February 26th, 2006

Knight

Man, oh, man, oh... Mansfield!

The Jayne Mansfield Story
{Year XV A.S., Directed by Dick Lowry. Starring Loni Anderson, Arnold Schwarzenegger}

I had the opportunity to view this movie recently, and I feel that it did a pretty good job relating the story of Jayne Mansfield, although there are a few artistic license moments, but they seem to work in the overall.

Loni Anderson personafies her relatively well, even though she is a bit more angular than the original more curvacious and softer Mansfield, a cartoon cutie to be sure, with that little girl face and entirely womanly body. She works the bubbly charm to the hilt, eclipsing her contemporary Monroe in several ways, many times with a much more pre-meditated exagerrated effervescence, arousing men in her pink field of influence to feats of lustful ennervation, while at the same time either motivating and otherwise disturbing other females in the area. The erotically-powerful 'witchy' dynamics of a bombshell.

Early on, she discovers the formula for success, and by The Art of Deception, utilizes her assets to gain fame and fortune.

Arnold Schwarzenegger portrays husband Mickey Hargitay, a well-meaning man who is remembered primarily for his exceptional physique, which Schwarzenegger actually decreased in bulk for since attaining the Mr. Universe and Olympia titles two years previous. As her husband and confidant, he also becomes among other things, her father-figure and virtual baby-sitter towards the end of their marriage and career, while she became counter-productively selfish and obsessed with being in the limelight at all costs, even accepting roles that he and her agent felt were beneath her, such as sexploitation film roles to stripping gigs at redneck bars, much of which was attributed to alcoholism in the film. This presentation seems to attempt to portray Mansfield as uncontrolled and desperate, although source materials will attest to the opposite - she knew exactly what she was doing, and knew how to get it.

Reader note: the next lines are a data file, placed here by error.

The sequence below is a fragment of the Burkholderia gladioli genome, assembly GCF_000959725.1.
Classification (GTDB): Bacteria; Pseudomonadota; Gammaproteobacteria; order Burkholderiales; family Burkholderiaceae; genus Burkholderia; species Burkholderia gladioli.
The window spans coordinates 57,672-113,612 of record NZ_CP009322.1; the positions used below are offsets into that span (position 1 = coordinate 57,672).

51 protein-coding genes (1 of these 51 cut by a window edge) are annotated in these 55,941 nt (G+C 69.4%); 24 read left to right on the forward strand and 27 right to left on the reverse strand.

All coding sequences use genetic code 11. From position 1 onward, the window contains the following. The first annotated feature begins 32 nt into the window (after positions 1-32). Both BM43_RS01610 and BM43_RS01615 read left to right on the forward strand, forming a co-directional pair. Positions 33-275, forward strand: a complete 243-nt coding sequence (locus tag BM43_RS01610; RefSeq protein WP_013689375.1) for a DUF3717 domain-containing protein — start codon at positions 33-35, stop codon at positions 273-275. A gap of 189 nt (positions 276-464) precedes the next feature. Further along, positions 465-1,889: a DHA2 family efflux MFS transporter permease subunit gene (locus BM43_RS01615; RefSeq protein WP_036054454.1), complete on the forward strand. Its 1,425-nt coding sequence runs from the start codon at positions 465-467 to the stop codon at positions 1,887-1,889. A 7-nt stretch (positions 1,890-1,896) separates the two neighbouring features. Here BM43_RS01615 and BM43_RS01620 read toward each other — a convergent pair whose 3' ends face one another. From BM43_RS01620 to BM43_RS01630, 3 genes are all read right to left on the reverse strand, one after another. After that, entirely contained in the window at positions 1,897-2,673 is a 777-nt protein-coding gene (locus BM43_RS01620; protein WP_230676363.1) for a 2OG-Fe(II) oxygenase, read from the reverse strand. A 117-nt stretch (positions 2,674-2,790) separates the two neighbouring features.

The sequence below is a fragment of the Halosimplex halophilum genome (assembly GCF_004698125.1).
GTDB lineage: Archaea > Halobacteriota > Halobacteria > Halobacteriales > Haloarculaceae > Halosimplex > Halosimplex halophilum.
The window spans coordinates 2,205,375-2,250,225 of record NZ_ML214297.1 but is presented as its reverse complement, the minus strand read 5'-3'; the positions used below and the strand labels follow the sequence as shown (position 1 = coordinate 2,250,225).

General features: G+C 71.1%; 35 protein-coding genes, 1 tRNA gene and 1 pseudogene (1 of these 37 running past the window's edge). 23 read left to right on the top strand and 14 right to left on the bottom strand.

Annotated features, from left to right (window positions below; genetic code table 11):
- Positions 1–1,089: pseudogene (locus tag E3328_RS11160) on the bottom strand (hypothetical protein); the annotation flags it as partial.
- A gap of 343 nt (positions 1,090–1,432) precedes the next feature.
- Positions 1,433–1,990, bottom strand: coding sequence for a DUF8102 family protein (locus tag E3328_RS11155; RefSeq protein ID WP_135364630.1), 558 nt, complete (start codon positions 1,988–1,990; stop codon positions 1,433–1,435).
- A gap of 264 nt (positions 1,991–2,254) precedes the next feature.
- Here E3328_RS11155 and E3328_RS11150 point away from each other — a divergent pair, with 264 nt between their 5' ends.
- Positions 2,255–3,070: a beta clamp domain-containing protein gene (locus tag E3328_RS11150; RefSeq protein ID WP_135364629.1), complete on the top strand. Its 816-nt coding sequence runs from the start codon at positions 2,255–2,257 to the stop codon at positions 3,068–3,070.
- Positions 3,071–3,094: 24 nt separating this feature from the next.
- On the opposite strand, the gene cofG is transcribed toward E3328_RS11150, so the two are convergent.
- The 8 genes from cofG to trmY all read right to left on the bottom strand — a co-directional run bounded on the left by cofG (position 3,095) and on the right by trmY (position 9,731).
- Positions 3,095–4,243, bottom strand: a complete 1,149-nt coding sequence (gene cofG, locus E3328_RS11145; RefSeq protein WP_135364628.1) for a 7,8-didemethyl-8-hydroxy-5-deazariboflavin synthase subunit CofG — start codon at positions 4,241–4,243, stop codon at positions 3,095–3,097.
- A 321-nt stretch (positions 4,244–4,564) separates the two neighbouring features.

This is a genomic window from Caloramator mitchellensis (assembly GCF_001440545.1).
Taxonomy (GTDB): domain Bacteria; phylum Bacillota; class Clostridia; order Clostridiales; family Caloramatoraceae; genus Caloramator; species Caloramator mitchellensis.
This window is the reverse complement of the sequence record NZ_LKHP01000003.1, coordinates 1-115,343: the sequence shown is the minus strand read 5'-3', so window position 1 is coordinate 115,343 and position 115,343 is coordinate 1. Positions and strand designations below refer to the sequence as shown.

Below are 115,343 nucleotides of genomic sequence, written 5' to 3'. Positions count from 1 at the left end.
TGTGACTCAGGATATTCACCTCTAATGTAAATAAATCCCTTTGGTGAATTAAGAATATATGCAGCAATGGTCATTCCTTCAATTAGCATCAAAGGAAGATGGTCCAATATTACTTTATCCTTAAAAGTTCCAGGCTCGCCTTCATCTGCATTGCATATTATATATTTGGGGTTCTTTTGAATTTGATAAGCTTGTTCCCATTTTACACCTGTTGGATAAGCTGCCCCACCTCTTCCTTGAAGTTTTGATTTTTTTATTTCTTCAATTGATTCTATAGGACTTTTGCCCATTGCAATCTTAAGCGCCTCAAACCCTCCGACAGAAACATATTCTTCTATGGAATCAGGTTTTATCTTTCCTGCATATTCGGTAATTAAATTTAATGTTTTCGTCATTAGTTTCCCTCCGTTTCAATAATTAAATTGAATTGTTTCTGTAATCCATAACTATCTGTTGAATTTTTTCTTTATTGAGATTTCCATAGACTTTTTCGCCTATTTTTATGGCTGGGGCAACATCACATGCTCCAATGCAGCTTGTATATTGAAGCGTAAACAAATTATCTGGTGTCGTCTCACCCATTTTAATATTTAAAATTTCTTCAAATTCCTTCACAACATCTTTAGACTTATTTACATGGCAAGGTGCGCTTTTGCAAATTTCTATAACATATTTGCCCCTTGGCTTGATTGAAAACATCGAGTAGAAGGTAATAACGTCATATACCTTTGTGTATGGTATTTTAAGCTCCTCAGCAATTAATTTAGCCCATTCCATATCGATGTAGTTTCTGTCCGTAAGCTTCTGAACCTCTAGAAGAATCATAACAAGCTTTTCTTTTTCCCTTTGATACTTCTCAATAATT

By that obsession and despite such apparent foibles, she made herself a star, establishing her iconographic prominance. It seems that to her, this was all part of the plan; she loved being on stage, in the spotlight, soaking up that raw sexual energy, and really living life to the fullest, following her passions and bliss. She created The Pink Palace, her own total environment, enjoyed being driven around in her Pink Cadillac, all while attired in her inimitable personal style, with all the shwa d'vive of a Hollywood Babylon Goddess.Anton LaVey & Jayne Mansfield

Self-made, Mansfield was a sex-bomb, mother, and business woman.

The film begins and ends with the scene of the 'accident' - the infamous mosquito-spraying truck collision, although the vile and literally accursed Sam Brody is not mentioned by name; and there is no mention of Dr. LaVey being her lover and mentor here, perhaps as a result of the limited information at the time the film was released.* With the exception of one or two, several documentaries fail to mention the LaVey connection entirely, which may be chalked up to the dreaded 'S' word and Satanophobia.

Some women are just so voluptuous, that it cannot be contained within the confines of puritanism, and to deny such innate sensuality would be a tragic waste of enormous salacious potential, which she did not squander, but knew how to wield well, for her own benefit, and that of her admirers.

_________
* For those unwary, Ms. Mansfield was a member of The Church of Satan - there are even photographs and letters attesting to that fact. In brief, LaVey placed a Death Curse on Brody, and unfortunately, Jayne was on ground zero when it manifested, despite The Black Pope's warnings for her to remain distant. Also not mentioned is LaVey's successful Compassion ritual for Jayne's son Zoltan, who recovered after a mauling by a lion at the zoo. {see 'The Secret Life of A Satanist' by Blanche Barton for the full story}.